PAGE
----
PESTS OF TOBACCO
North Carolina Cooperative Extension
Extracted from INSECT and related PESTS of FIELD CROPS (AG-271)
Placed on the Web 11/96 by the Center for Integrated Pest Management, NCSU
With approximately 154,656 hectares (382,000 acres) devoted to tobacco in 1980, North
Carolina produces well over 40 percent of all tobacco in the nation. The Coastal Plain and
northern Piedmont counties lead other states in the production of flue-cured tobacco, while
burley, an air-cured tobacco, is an important crop on small farms in the Mountain counties.
Although many insect pests attack tobacco from the time it is seeded until it is marketed, their
importance varies from area to area from year to year. The following key has been subdivided
based on the growing schedule for flue-cured tobacco.
Key to Tobacco Pests
A. Soil insects which attack plant bed tobacco by uprooting plants, boring into stems or stalks, or
feeding on roots (Fig. A to B).
B. Insects which attack plant bed and field tobacco.
- Green June beetle larva -
This large white, six-legged grub has a blackish-brown
head and is about 5 cm long when fully developed (Fig. A). It crawls on its back on the soil
surface or burrows in the soil and uproots seedlings
- Southern mole cricket -
About 32 mm long, the adult is brown with short front
wings (the long membranous hind wings are usually tucked under the front wings) and shovel-like
front legs for digging (Fig. B). The nymph is similar but smaller and wingless; both life stages
uproot seedlings by tunneling and feeding on the roots.
Chewing insects damaging leaves or stems.
- Insects which bore into stems or stalks or feed on roots.
- Tobacco flea beetle larva
- This white, 12-segmented larva, 4.3 to 4.8 mm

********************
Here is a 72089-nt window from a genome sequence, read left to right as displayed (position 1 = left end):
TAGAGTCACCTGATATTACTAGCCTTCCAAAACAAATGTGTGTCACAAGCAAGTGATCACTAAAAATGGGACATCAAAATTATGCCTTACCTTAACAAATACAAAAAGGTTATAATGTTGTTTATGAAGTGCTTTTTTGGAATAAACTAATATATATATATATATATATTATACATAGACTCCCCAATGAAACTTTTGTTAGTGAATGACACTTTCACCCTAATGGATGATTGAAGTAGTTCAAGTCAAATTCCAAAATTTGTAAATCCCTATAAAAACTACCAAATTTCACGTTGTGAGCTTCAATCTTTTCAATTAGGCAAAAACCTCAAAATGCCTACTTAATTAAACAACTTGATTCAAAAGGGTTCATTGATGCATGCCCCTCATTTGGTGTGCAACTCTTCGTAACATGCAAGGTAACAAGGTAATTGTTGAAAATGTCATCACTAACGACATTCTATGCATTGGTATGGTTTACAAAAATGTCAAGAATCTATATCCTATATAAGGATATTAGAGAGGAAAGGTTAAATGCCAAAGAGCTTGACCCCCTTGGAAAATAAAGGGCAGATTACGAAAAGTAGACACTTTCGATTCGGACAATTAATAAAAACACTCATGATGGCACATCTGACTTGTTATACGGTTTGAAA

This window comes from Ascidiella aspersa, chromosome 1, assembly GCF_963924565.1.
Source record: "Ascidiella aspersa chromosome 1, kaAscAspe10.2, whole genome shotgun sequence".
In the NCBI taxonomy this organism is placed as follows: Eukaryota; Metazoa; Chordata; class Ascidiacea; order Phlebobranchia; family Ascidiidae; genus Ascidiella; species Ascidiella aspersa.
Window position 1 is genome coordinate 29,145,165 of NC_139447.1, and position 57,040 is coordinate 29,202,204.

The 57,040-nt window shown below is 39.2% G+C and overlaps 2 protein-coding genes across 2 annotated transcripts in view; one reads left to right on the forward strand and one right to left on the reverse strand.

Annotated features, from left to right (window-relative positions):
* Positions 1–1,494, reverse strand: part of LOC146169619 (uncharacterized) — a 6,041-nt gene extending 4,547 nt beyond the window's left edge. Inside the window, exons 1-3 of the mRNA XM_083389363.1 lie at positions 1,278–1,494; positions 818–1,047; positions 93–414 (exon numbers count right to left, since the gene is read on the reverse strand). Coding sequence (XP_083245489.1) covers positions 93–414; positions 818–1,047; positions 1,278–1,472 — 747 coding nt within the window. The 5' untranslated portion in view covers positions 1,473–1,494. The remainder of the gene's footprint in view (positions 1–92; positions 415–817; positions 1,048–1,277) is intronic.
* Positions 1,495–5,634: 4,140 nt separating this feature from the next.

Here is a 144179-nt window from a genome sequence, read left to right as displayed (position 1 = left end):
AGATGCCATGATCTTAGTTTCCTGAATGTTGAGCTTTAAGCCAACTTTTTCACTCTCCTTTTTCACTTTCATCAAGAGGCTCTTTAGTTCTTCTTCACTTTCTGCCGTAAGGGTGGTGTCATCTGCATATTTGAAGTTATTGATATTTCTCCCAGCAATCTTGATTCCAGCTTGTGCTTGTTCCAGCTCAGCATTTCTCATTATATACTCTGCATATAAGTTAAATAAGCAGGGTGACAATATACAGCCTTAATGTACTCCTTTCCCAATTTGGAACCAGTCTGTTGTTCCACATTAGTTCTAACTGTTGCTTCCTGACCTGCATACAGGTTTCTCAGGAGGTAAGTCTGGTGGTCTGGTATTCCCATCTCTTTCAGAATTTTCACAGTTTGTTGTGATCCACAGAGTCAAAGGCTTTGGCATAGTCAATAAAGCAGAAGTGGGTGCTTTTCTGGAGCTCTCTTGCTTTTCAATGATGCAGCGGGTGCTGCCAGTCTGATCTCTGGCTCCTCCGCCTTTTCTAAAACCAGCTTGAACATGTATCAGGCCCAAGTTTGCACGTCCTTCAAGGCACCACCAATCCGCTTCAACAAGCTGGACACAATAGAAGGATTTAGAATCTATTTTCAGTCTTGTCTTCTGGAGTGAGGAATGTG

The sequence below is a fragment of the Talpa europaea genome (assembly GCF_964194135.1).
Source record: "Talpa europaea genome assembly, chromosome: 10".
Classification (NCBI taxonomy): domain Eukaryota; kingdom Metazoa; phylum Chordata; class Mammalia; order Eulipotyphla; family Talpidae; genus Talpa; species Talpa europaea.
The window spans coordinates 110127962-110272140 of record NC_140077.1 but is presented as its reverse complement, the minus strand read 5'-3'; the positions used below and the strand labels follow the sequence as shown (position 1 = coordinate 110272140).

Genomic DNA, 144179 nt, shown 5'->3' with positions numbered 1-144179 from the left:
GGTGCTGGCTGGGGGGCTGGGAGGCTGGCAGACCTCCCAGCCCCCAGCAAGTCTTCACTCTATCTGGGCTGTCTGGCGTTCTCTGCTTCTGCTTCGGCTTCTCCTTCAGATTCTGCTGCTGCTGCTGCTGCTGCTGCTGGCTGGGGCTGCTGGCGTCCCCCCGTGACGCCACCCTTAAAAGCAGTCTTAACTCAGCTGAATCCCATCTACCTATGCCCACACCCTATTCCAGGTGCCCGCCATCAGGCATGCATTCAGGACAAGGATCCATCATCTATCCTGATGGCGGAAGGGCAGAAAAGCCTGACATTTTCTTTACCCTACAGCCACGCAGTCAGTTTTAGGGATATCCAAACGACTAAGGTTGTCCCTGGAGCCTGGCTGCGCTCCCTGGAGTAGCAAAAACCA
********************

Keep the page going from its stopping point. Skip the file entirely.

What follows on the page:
long when fully developed, has a brownish head, three pairs of legs near the head, and a proleg on
the last abdominal segment. It may kill newly set plants by feeding on roots or
tunneling in the stalk.
- Insects damaging leaves by sucking sap.
- Green peach aphid - This aphid is a soft-bodied, pear-shaped, winged or
wingless insect about 2.0 mm long with a pair of long cornicles (tailpipe-like appendages) at the
end of the abdomen. The adult has a pale yellow, green, or yellowish-green abdomen
with a dark, dorsal blotch; the nymph resembles the adult but is light green and never winged.
Both life stages damage plants by sucking sap from leaves, causing curled, stunted, distorted
leaves, contaminated with honeydew and sooty mold fungi.
C. Insects which primarily attack field tobacco.
- Beetles - These insects have hard, shell-like forewings (wing covers or
elytra) which meet in a straight line down the middle of the back (Fig. A to C). They may or
may not be able to fly.
- Tobacco flea beetle
- This very small (about 1.5 mm long), oval,
black, jumping beetle (Fig. A) chews small round holes in leaves giving them a "shothole"
- Vegetable weevil -
About 6.4 mm long, this brown, snout beetle
(Fig. B) has a light, V-shaped mark on its wing covers. It attacks seedlings and newly set
plants feeding on both leaves and buds, leaving irregular holes.
- Whitefringed beetles
- Several species of these black, 11 mm-long
beetles leave sawtooth cuts on the outer edges of tobacco leaves. Covered with grayish scales,
each of these snout beetles has two longitudinal stripes down its back and a marginal band of
long, white hairs (Fig. C). These beetles cannot fly.
- Cutworms - Cutworm caterpillars
have three pairs of legs near their heads
and five pairs of prolegs (Fig. A). Several species of these thick-bodied, grayish to dark brown